As residents deal with more flooding cleanup, city of Detroit, FEMA, offer help

It's clean-up time - for a second time.

"We were at Disney my mother called and said we got flooding again," said Jason Billingslea.

Billingsley and his family returned to a nightmare. They had already started cleaning up their basement from the first flood and now they had to start all over again.

"It stank," he said. "I've got walls I need to tear down in my basement. The sewage smell and things like that, I've got to tear all that stuff down."

As residents work to clean up, FEMA officials are in town collecting information.

"We're doing a massive registration to make sure folks are registered for disaster assistance and we are also advising them to get in contact with their insurance company," said Christopher Burt, FEMA.

The FEMA team was seen helping residents in a parking lot off East Jefferson on Monday.

"We can also check the status of claims through mobile devices," Burt said.

FOX 2 reached out to Governor Gretchen Whitmer's office and were told the state is grateful that President Joe Biden granted her request for a presidential disaster declaration, which will deliver financial resources directly into the hands of Michiganders working to recover from the flooding.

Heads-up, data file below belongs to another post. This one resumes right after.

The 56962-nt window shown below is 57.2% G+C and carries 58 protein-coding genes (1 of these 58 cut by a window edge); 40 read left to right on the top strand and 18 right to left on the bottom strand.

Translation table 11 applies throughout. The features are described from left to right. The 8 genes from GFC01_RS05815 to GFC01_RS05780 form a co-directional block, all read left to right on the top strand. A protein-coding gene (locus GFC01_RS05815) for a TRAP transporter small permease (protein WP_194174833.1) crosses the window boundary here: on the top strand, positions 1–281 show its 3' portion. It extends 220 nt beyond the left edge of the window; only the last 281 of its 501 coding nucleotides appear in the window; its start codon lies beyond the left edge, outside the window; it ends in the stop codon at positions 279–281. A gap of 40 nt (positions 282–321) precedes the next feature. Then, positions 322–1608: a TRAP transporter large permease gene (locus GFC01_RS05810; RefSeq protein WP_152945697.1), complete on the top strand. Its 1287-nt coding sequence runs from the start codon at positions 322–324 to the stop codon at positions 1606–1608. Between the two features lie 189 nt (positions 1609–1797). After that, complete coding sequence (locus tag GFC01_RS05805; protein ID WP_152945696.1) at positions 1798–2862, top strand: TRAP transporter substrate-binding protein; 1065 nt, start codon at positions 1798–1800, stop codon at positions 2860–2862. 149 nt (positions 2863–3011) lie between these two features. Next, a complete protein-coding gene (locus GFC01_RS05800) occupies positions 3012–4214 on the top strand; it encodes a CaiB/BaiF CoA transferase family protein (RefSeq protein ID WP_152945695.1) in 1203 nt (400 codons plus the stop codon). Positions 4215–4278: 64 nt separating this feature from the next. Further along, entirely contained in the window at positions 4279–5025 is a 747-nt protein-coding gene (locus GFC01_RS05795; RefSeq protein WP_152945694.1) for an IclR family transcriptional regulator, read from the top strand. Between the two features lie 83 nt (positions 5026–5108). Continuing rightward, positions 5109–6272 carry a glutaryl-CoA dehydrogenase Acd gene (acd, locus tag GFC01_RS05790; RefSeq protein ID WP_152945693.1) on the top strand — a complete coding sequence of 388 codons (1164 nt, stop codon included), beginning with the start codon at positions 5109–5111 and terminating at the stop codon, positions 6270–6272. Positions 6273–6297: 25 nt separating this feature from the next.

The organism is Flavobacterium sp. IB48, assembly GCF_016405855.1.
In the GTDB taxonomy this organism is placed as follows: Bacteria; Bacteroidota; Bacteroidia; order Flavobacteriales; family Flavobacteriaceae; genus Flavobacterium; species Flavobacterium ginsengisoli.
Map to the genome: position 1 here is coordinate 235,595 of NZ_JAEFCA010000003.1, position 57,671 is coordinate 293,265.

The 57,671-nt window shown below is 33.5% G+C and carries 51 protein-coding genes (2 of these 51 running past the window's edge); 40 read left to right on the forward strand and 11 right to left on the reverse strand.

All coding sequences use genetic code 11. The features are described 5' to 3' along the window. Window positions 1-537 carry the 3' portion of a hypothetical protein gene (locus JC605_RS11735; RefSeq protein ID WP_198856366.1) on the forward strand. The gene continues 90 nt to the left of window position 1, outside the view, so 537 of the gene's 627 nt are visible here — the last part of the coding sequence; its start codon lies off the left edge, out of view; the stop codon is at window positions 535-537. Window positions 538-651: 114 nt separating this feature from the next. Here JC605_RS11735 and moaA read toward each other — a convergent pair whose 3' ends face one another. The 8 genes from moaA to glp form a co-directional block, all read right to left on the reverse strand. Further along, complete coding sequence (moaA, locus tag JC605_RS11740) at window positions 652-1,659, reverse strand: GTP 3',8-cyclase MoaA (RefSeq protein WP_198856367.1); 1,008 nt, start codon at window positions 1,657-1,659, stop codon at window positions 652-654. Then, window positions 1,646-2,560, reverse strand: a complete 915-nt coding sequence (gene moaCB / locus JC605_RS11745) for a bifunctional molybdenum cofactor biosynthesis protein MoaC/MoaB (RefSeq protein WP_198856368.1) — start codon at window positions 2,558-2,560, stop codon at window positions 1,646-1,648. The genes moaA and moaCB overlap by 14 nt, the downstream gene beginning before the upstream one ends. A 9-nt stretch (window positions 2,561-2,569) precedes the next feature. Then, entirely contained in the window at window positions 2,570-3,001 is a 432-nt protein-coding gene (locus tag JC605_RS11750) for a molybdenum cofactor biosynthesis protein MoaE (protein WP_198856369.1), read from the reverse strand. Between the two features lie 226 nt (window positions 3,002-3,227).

"I got two furnaces down there and I don't even know if they are working, yet," Billingslea said.

In addition to the federal support, Whitmer is expected to approve $10 million dollars in funding for flood recovery efforts to repair and rebuild communities.

In the city of Detroit, officials say they will continue to clear and sanitize the flood-damaged basements of its most vulnerable residents. To be eligible, you must be over 65, disabled or in households with children 10 and under.

"We've been to more than 800 houses and we've cleaned the debris out and now it's time to get basements sanitized," said Gary Brown, director, Detroit Water and Sewerage Department.

City leaders in Detroit are also calling on those who can do what they can, to volunteer and assist their neighbors.

"If you can help, we can certainly supply any supplies to get it cleaned out and help your neighbor," Brown said.

For more information from DWSD, go HERE.